“I would, too,” he said, shifting his gaze to scan the ceiling. “You’d think the least they could do would be to pipe in some music.”
“If they’re planning to pipe in anything, hopefully it’s some cool air.”
“Yeah, this whole city’s like a furnace,” he said. “It doesn’t feel like September.”
“I know. Hard to believe school starts tomorrow.”
“Yeah, for me, too,” he said. “Assuming we ever get out of here.”
“Where do you go?”
“Probably not the same place as you.”
“Well, I hope not,” she said with a grin. “Mine’s all girls.”
“Then definitely not the same one,” he said. “But I’d already figured that out anyway.”
“What do you mean?”
“Well,” he said, waving a hand around. “You live here.”
Lucy raised her eyebrows. “In the elevator?”
“In this building,” he said, making a face.
“So do you.”
“I think it would be more accurate to say I live under this building,” he joked. “But I’m betting you go to some fancy private school where everyone wears uniforms and worries about the difference between an A and an A-minus.”
She swallowed hard, unsure what to say to this, since it was true.
Taking her silence as an admission, he tilted his head as if to say I told you so, then gave a little shrug. “I’m going to the one up on One Hundred and Twelfth that looks like a bunker, where everyone goes through metal detectors and worries about the difference between a C and a C-minus.”
“I’m sure it won’t be that bad,” she said, and his jaw went tight. Even through the darkness, something about his expression made him seem much older than he’d looked just moments before, bitter and cynical.
“The school or the city?”
“Doesn’t sound like you’re too thrilled about either.”
He glanced down at his hands, which were resting in a knot on top of his knees. “It’s just…this wasn’t really the plan,” he said. “But my dad got offered this job, and now here we are.”
“It’s not so bad,” she told him. “Really. You’ll find things to like about it.”
He shook his head. “It’s too crowded. You can’t ever breathe here.”
“I think you’re confusing the city with this elevator.”
The corner of his mouth twitched, but then he frowned again. “There are no open spaces.”
“There’s a whole park just a block away.”
“You can’t see the stars.”
“There’s always the planetarium,” Lucy said, and in spite of himself, he laughed.
“Are you always so relentlessly optimistic, or just when it comes to New York?”
“I’ve lived here my whole life,” she said with a shrug. “It’s my home.”
“Doesn’t mean you have to play the sullen new guy card.”
“It’s not a card,” he said. “I am the sullen new guy.”
“Just give it a chance, Bartleby.”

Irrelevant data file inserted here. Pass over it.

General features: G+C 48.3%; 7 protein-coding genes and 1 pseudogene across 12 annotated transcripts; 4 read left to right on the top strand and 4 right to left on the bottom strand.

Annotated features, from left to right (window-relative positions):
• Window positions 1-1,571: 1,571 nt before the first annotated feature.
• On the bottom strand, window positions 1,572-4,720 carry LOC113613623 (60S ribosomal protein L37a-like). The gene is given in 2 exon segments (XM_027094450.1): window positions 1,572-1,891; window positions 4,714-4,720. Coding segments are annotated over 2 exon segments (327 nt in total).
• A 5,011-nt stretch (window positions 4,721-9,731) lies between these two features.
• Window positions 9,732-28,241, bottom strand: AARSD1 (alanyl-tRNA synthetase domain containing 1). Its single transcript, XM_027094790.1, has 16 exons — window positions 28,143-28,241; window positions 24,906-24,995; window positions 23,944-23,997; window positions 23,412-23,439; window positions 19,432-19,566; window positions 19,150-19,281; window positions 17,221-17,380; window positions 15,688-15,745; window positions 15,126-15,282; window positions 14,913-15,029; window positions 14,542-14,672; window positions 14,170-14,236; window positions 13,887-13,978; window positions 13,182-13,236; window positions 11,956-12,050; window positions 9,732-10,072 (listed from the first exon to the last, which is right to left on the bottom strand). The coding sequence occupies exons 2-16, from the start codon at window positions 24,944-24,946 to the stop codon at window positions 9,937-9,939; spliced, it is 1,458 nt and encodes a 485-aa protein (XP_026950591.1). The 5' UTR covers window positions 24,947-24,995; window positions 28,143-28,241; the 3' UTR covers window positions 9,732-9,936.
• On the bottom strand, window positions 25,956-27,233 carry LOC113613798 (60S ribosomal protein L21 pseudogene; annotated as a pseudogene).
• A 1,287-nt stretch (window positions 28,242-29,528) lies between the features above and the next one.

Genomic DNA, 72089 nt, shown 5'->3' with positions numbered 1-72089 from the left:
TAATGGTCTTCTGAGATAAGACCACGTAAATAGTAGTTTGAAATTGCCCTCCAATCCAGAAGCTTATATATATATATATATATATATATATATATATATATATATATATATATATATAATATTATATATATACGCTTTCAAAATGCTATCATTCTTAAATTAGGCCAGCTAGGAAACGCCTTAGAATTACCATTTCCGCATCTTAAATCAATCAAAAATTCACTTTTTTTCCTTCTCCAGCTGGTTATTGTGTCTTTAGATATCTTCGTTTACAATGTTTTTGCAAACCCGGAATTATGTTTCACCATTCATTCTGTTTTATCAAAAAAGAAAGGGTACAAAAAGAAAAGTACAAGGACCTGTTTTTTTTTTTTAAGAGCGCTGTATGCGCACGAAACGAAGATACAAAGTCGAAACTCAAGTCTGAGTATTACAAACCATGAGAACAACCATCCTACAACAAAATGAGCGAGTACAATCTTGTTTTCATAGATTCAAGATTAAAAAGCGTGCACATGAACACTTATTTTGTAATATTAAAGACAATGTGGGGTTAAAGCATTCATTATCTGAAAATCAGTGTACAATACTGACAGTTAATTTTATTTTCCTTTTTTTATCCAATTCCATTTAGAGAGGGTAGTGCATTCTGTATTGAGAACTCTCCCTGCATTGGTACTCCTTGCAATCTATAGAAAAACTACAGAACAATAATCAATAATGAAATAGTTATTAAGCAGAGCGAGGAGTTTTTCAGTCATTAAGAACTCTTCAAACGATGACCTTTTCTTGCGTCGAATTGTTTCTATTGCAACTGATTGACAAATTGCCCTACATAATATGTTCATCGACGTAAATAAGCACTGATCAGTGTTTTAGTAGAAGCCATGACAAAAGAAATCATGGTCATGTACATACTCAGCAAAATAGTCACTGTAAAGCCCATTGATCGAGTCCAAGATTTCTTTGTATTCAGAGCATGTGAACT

“Owen,” he said, looking indignant, and she laughed.
“I know,” she told him. “But you’re sounding just like Bartleby from the story.” She waited to see if he knew it, then pushed on. “Herman Melville? Author of Moby-Dick?”
“I know that,” he said. “Who’s Bartleby?”
“A scrivener,” she explained. “Sort of a clerk. But throughout the whole story, anytime someone asks him to do something, all he says is ‘I would prefer not to.’”
He considered this a moment. “Yup,” he said finally. “That pretty much sums up my feelings about New York.”
Lucy nodded. “You would prefer not to,” she said. “But that’s just because it’s new. Once you get to know it more, I have a feeling you’ll like it here.”
“Is this the part where you insist on taking me on a tour of the city, and we laugh and point at all the famous sights, and then I buy an I ♥ NY T-shirt and live happily ever after?”
“The T-shirt is optional,” she told him.
For a long moment, they eyed each other across the cramped space, and then, finally, he shook his head. “Sorry,” he said. “I know I’m being a jerk.”
Lucy shrugged. “It’s okay. We can just chalk it up to claustrophobia. Or lack of oxygen.”
He smiled, but there was something strained about it. “It’s just been a really tough summer. And I guess I’m not used to the idea of being here yet.”
His eyes caught hers through the darkness, and the elevator felt suddenly smaller than it had just minutes before. Lucy thought of all the other times she’d been crammed in here over the years: with women in fur coats and men in expensive suits; with little white dogs on pink leashes and doormen wheeling heavy boxes on luggage carts. She’d once spilled an entire container of orange juice on the carpet right where Owen was sitting, which had made the whole place stink for days, and another time, when she was little, she’d drawn her name in green marker on the wall, much to her mother’s dismay.
She’d read the last pages of her favorite books here, cried the whole way up and laughed the whole way down, made small talk to a thousand different neighbors on a thousand different days. She’d fought with her two older brothers, kicking and clawing, until the door dinged open and they all walked out into the lobby like perfect angels. She’d ridden down to greet her dad when he arrived home from every single business trip, and had even once fallen asleep in the corner as she waited for her parents to come home from a charity auction.